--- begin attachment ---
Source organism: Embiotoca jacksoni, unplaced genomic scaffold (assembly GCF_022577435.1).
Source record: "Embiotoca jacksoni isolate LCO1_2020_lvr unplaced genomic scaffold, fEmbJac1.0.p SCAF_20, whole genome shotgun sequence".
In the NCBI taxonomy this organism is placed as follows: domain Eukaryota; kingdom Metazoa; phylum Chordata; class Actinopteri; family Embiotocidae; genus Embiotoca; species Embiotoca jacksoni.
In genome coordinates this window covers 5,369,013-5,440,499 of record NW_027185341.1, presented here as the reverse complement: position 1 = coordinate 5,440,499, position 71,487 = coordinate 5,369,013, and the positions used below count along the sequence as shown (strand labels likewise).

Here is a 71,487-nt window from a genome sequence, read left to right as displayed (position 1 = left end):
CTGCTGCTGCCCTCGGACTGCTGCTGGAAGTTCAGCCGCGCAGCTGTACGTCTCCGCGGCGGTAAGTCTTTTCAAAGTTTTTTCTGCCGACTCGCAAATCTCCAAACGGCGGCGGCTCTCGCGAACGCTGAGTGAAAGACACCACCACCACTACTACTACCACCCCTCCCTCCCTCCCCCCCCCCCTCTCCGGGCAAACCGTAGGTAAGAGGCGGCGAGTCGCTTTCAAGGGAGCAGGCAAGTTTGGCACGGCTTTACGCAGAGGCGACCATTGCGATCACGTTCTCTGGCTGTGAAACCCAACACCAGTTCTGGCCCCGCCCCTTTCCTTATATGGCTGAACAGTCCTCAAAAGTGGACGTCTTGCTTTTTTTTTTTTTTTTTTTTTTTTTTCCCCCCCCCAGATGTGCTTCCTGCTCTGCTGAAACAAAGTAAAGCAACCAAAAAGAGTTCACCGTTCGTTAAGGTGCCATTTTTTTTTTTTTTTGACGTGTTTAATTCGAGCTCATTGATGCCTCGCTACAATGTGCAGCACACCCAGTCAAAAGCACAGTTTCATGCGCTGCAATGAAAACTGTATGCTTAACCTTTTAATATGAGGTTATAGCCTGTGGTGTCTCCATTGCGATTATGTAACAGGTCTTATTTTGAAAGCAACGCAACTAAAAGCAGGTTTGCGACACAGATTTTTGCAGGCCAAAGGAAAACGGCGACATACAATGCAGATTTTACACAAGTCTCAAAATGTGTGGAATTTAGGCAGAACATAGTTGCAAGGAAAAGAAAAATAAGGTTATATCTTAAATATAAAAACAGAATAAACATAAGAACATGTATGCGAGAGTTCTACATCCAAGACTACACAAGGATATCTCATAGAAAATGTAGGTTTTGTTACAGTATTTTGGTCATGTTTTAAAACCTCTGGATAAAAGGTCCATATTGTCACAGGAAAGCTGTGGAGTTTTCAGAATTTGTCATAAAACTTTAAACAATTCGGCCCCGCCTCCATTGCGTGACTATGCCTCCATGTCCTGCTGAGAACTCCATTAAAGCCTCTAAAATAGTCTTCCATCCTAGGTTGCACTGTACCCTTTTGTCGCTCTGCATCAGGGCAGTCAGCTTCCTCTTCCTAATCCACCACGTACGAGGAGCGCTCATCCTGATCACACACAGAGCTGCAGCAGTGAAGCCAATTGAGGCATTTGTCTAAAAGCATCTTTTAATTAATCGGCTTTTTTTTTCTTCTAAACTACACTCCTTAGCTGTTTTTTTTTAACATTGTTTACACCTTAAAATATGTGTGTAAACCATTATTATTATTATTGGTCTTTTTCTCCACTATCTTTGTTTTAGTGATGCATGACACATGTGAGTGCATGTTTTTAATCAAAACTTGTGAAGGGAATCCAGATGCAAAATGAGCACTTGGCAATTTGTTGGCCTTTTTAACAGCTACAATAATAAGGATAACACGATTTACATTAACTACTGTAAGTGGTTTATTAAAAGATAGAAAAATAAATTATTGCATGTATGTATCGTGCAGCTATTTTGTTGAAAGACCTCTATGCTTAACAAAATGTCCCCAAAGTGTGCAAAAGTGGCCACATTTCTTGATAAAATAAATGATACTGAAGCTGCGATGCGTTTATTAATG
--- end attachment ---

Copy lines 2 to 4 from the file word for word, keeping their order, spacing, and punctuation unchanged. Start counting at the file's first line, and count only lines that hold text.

Source record: "Embiotoca jacksoni isolate LCO1_2020_lvr unplaced genomic scaffold, fEmbJac1.0.p SCAF_20, whole genome shotgun sequence".
In the NCBI taxonomy this organism is placed as follows: domain Eukaryota; kingdom Metazoa; phylum Chordata; class Actinopteri; family Embiotocidae; genus Embiotoca; species Embiotoca jacksoni.
In genome coordinates this window covers 5,369,013-5,440,499 of record NW_027185341.1, presented here as the reverse complement: position 1 = coordinate 5,440,499, position 71,487 = coordinate 5,369,013, and the positions used below count along the sequence as shown (strand labels likewise).